On this brewery tour, you're likely to drink just as much of its root beer and cream soda, and it makes seven other soft drinks, including Orange Dream, Grape and Cherry Cola.
And then there's the MolsonCoors brewery tour. It's just as popular as the other two, because more people still drink Miller Lite than craft beers.
When I went, it was only 11 a.m. on a chilly Saturday, and already 94 people were gunning for a taste of High Life.
"Now, you all signed the Enthusiasm Clause before going on the tour," shouted a peppy young guide named Ryan. "So I'll be assessing your enthusiasm to see if you get the free samples."
We had gathered in Miller Valley, along the Menomonee River, to hear the story of Frederick Miller, a royal brewmaster in Germany who had New World-size ambitions.
One day, he packed up his yeast and decamped to America, where, in 1855, he bought a small brewery in Milwaukee. Miller not only knew how to make beer, he knew how to make people want to drink beer.
Over the years, he and his sons gave social cachet to a workingman's beverage. They opened a beer garden and used catchy slogans — for High Life, it was "the Champagne of Bottle Beers," winner of a 1903 contest — and symbols, such as the Girl in the Moon, a coy damsel perched on a crescent.
Thus Miller beers became part of the fabric of Milwaukee, and the city's beautiful new ball park bears its name.
The nice family success story grinds to a halt in 1969, when Miller was acquired by tobacco giant Philip Morris. In 2002, South African Brewing bought it, and in 2008, it merged with Coors. In 2016, the Belgian multinational InBev acquired SABMiller, which then sold its stake in MillerCoors to Molson Coors.
Today, it's a little hard to work up much enthusiasm for a global conglomerate that's best known for making Miller Lite and 30 other brands of American-style pilsener.
The tour include a flashy video, but it's as insubstantial as the beer. We looked through a glassed-in balcony at a room full of machinery and got a dizzying 30-second explanation of brewing as we looked at a row of kettles.
However, the Caves Museum and wood-paneled Miller Inn pub, where we drank our samples, were quite atmospheric.
They should be, considering the brewery's age and history. Even if a tour guide's explanation of the brewing process makes your eyes glaze over, the story behind the beer always is interesting.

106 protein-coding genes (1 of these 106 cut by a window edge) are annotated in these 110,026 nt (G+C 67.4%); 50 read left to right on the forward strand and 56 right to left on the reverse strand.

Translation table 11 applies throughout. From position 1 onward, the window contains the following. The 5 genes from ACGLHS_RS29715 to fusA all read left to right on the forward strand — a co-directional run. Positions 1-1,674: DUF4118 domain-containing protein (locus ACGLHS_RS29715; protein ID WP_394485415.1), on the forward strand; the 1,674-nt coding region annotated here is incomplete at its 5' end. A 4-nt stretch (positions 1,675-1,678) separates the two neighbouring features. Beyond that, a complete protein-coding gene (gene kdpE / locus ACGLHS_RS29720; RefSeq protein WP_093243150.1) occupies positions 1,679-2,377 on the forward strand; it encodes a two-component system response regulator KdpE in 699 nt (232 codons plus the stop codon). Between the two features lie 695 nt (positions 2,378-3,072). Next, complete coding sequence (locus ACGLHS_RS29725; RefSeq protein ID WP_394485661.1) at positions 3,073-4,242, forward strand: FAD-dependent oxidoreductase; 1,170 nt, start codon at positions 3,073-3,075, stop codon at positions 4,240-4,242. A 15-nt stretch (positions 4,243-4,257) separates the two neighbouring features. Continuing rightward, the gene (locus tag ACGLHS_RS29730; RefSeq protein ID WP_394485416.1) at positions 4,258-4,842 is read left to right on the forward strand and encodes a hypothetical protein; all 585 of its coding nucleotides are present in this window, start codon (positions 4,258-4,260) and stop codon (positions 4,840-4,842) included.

For more on breweries in southern Wisconsin, see Road trip: Breweries of southern Wisconsin.
For a list of beer festivals, see Best brew fests.
Trip Tips: Milwaukee brewery tours
Be sure to bring photo identification; otherwise, you might end up drinking root beer.
Events: Milwaukee Beer Week, with sampling and other events across town.
Riverwalk Boat Tours: On Saturdays, the Brew City Queen II or Milwaukee Maiden pontoon boats offer a 3 Pub cruise.
Lakefront Brewery : On the Milwaukee River just north of downtown, Lakefront Brewery's daily tour is very popular. Tour hours vary. All Saturday tickets are sold online; for other days, 15 tickets are first-come, first-served.
Cost is $8-$11, including a pint glass, four 6-ounce pours and a free beer at local restaurants, good only until 6 p.m. that day.
Sprecher Brewing Co.: In the suburb of Glendale, Sprecher brews artisan beers and sodas. Tour hours vary, but generally there are at least two tours on weekday afternoons and more from Friday through Sunday; check the schedule.
Cost is $8, $5 for people under 21, and includes a tasting glass and four samples. Reserve online or call 414-964-2739.
Milwaukee Brewing Co.: Now with two breweries, one in the Walker's Point neighborhood and one in part of the old Pabst Brewery complex, it supplies the beer for the Milwaukee Ale House in the Third Ward.
Both breweries offer tours, Saturdays at the original 2nd Street Brewery in Walker's Point and Fridays through Sundays at the 9th Street Brewery near Fiserv Forum. Cost of $12 includes a pint glass, samples and a token for a beer at a later time.
Miller Brewery (MolsonCoors): One-hour tours are given daily in summer and Monday through Saturday the rest of the year. It's no longer free; cost is $10, $5 for Wisconsin residents with state-issued ID.
Walk in or reserve in advance, 414-931-2337 or 800-944-5483. Saturday is busiest, though visitors won't see production that day. The plant is along the Menomonee River, west of downtown and just south of Washington Park.
For more about sightseeing, festivals and lodgings, see Milwaukee stories.
Where to drink beer
Great bars and brewpubs are legion. But one of the most popular places to drink in the summer is Estabrook Beer Garden in Estabrook Park, on the Milwaukee River and Oak Leaf Trail north of downtown.
Modeled on beer gardens in modern-day Munich, it features German beer served in half- and full-liter glass mugs, shared tables, polka music and fresh-baked German pretzels and wurst.
People also can bring their own food, and dogs are allowed. In the park, there's a dog park, disc golf and a riverfront boardwalk.
There are also beer gardens in Humboldt, Hoyt and South Shore parks. Others parks are served by a traveling beer truck from Sprecher Brewing. There's live music at each of the stops from Wednesday through Saturday.
In Glendale, the Bavarian Bier Haus has a large beer garden. On the four weekends after Labor Day, it hosts the annual Oktoberfest in adjoining Old Heidelberg Park.
Where to stay
The 90-suite Brewhouse Inn & Suites now occupies parts of the 1877 Pabst Brewery. It's built of Cream City brick and is the centerpiece of the new Brewery neighborhood around the 20-acre complex.
It's easiest by bike. Not far from Schlitz Park, the paved, 3.7-mile Beerline Trail heads north on the west side of the Milwaukee River, passing Lakefront Brewery. The trail is lined with murals and public art.